Another kind of exactitude shines forth, in an entirely different manner, from the Abstract Expressionist paintings of Barnett Newman. By confining himself, in much of his work, to a severely limited visual lexicon—solid fields of color bisected by his trademark “zip”—Newman presents a highly constrained vision. The viewer looks for freedom within the work and finds it in only four places: what colors did Newman use? Where did he put the “zip”? What is the shape and size of the canvas? And: the freedom that can be located by the question: why did he choose to paint this painting at all?
Those freedoms are all relatively massive, given the way Newman organizes reality for himself and the viewer. But there are ways of painting that are even more replete with a sense of freedom than the methods of Estes or Newman generate.
In the action paintings of Jackson Pollock, to choose a rather obvious example, one is presented with a vision of freedom driven almost to the point of chaos. In the vastly multi-various body of work created by Pablo Picasso, one gets the sense they are watching a mind supremely free, at play with itself and the universe. In the whimsical moves made by Pop artists like Andy Warhol and Claes Oldenburg, a freedom of content, of thought regarding what is the proper subject matter for art, is inherent in the work.
(Just to be clear: I’m aware that it’s possible to see all these binary oppositions in exactly the opposite way. Estes might say, in an interview, that in his slavish commitment to painting realistically, he finds himself set free, so to speak, to actually paint. It is also possible to see the action paintings of Pollock not as records of human freedom, but as records of one man’s absolute submission to the constraints of chance. Fine. My point is simply that within painting, as in any art form, the consumer receives a transmission that contains degrees of freedom and constraint in various ratios, and, I would say, the ratio of freedom to constraint within a given work of art is either a partial record of the artist’s experience of the world or a pure creation made in response to a world which has been experienced as being to some degree free and to some degree constrained.)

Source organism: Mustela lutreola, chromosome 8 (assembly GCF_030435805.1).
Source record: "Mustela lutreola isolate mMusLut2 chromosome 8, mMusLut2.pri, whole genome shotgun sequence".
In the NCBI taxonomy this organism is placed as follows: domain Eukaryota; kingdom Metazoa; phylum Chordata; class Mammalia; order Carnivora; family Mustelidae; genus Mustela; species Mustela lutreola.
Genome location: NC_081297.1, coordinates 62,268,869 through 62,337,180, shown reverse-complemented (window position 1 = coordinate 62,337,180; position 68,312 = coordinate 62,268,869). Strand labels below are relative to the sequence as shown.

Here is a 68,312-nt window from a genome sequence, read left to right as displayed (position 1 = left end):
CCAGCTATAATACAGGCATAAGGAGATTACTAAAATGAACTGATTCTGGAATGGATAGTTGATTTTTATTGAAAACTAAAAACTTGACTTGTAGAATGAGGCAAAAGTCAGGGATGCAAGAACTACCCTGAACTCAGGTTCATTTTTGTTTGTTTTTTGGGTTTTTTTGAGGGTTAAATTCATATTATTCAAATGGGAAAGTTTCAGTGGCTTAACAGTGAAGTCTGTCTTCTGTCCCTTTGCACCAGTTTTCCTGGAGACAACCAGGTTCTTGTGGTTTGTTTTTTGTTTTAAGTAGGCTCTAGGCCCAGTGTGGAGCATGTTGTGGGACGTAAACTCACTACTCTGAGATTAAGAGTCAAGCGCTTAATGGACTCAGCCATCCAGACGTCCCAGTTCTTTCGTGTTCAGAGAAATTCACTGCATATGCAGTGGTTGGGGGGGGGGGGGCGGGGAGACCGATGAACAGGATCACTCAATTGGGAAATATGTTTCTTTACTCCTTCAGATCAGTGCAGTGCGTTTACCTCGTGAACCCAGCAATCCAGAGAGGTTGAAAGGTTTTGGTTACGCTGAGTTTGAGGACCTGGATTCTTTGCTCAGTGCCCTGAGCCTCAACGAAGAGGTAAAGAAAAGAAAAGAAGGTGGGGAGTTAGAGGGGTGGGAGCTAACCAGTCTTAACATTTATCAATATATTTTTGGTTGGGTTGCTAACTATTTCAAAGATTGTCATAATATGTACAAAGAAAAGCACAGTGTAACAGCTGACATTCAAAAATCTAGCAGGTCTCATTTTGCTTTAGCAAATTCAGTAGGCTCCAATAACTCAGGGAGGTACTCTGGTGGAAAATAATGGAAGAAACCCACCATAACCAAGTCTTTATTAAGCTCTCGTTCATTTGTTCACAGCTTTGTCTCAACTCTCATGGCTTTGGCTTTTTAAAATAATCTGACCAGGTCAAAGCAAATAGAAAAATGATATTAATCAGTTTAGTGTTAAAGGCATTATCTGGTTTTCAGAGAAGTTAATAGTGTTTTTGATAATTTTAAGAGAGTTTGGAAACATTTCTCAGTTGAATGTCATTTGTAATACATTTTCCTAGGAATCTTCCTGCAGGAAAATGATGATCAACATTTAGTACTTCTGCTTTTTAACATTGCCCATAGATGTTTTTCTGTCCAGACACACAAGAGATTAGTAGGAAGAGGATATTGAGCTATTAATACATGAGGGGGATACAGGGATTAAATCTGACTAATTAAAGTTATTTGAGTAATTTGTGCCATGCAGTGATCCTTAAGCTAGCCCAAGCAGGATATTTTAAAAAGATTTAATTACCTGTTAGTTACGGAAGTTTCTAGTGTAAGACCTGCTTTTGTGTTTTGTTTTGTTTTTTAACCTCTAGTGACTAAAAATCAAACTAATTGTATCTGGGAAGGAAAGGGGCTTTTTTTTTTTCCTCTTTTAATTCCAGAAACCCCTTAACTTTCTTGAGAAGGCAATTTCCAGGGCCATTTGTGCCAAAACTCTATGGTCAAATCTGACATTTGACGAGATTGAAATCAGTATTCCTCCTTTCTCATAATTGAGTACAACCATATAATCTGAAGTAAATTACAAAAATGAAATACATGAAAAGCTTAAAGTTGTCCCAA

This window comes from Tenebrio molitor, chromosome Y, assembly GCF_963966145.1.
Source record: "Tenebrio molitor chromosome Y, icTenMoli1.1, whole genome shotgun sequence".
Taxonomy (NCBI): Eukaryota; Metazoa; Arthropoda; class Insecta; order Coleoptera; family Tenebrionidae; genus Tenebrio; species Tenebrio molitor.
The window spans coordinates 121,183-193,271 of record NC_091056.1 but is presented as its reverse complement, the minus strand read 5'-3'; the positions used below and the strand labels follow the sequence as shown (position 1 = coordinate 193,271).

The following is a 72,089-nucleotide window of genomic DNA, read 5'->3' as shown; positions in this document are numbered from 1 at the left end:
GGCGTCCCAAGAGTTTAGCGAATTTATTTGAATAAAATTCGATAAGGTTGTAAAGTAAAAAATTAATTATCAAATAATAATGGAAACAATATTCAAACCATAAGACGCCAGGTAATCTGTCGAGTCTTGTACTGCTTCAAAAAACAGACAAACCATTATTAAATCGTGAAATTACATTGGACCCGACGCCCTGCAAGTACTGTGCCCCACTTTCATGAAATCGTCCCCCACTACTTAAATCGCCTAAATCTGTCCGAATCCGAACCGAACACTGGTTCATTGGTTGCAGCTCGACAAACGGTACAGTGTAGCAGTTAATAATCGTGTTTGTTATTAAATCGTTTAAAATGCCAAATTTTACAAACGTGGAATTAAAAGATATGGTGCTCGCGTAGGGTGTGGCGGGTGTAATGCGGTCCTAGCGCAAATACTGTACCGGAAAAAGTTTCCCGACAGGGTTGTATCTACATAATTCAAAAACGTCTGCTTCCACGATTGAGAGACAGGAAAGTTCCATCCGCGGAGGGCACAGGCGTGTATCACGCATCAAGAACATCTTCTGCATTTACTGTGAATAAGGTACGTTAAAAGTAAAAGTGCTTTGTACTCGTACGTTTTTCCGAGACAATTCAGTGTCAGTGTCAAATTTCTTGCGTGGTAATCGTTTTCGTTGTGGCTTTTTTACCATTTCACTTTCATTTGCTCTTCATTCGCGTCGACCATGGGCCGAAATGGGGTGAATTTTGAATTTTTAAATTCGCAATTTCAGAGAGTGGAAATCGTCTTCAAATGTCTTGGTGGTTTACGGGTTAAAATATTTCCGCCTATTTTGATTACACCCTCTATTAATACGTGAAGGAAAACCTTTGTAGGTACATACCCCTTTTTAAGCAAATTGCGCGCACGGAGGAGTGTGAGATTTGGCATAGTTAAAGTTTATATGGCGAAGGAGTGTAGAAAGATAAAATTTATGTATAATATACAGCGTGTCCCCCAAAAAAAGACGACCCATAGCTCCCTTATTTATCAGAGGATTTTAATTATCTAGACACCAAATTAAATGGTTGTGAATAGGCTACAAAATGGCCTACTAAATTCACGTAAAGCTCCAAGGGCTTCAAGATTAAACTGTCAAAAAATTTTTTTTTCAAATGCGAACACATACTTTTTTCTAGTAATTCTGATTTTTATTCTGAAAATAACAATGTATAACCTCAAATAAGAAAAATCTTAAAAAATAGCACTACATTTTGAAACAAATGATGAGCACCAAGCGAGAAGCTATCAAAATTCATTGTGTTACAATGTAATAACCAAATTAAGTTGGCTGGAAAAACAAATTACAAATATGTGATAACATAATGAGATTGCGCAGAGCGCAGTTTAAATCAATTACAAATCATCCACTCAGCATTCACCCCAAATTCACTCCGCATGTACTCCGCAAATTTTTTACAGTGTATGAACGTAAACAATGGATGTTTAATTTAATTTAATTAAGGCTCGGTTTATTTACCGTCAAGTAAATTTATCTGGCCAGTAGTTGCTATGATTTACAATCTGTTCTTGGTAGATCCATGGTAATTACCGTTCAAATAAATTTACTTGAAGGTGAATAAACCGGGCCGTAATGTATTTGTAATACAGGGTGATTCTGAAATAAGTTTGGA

Live theater, in which human beings, speaking words from pre-written scripts, moving in patterns dictated by others, go through the motions, as it were, of making free choices, initiating causes and experiencing effects, presents the audience with, to me, the most interesting mixture of freedom and constraint available. Most people, when they say they love live theater, say they enjoy knowing that “it’s different every night.” And it is different every night, but within limits: in some cases, within severely exacting limits.
Now, there are many kinds of theater. A company called Too Much Light Makes The Baby Go Blind performs a brand of theater they call “non-illusory,” in which the actors play themselves and no effort is made to create verisimilitude. (The question of whether the word “themselves” should be in quotations in the previous sentence I’ll leave to stronger minds than mine.) The plays are true right then and there and are not intended to duplicate an imagined reality. In companies like Second City or The Groundlings, comic actors perform fictional scenes with a large degree of improvisation. People make all kinds of theater. For the purposes of this essay, however, when I say “live theater” I am referring to performances of scripted works in which the general tendency is to adhere to the script and present the audience with roughly the same show every night.
What is the worldview of such theater? If an Estes painting is, for the sake of argument, an image of constraint, and a Pollock is an image of freedom, what is the live theater of Chekhov? What is the live theater of Mamet? And what vision of human freedom, in general, is live theater transmitting as a form? Is it a celebration of human freedom or a mourning of cosmic constraint? The obvious answer is it’s both: but to what degree freedom is celebrated in live theater and to what degree constraint is mourned and, conversely, to what degree freedom is mourned and constraint celebrated, and what those ratios say about the human experience, are different and, to me, interesting questions.
I’m a playwright, and I’ve written a number of plays that can be seen as messages about cosmic constraint and the limits of human freedom. In “Recent Tragic Events,” for example, an audience member flips a coin—with the help of the stage manager—before the play, and the audience is told that the result of the coin flip will determine a number of plot movements within Act One: each time something occurs which was determined by the flip of the coin, the audience is told, a bell-like tone will sound: and, indeed, all through Act One the action is punctuated by the sounding of the bell-like tone. At the top of Act Two, however, the stage manager addresses the audience once more, reveals herself as an actress, and informs the audience that everything happened in Act One according to the published script and that the coin flip was a scam. There was no chance and no freedom. She then invites the audience to watch Act Two keeping continually aware of the fact that there is only one way the action can unfold. Considering the fact that, within the plot of the play, a life hangs in the balance, it’s a bracing reminder.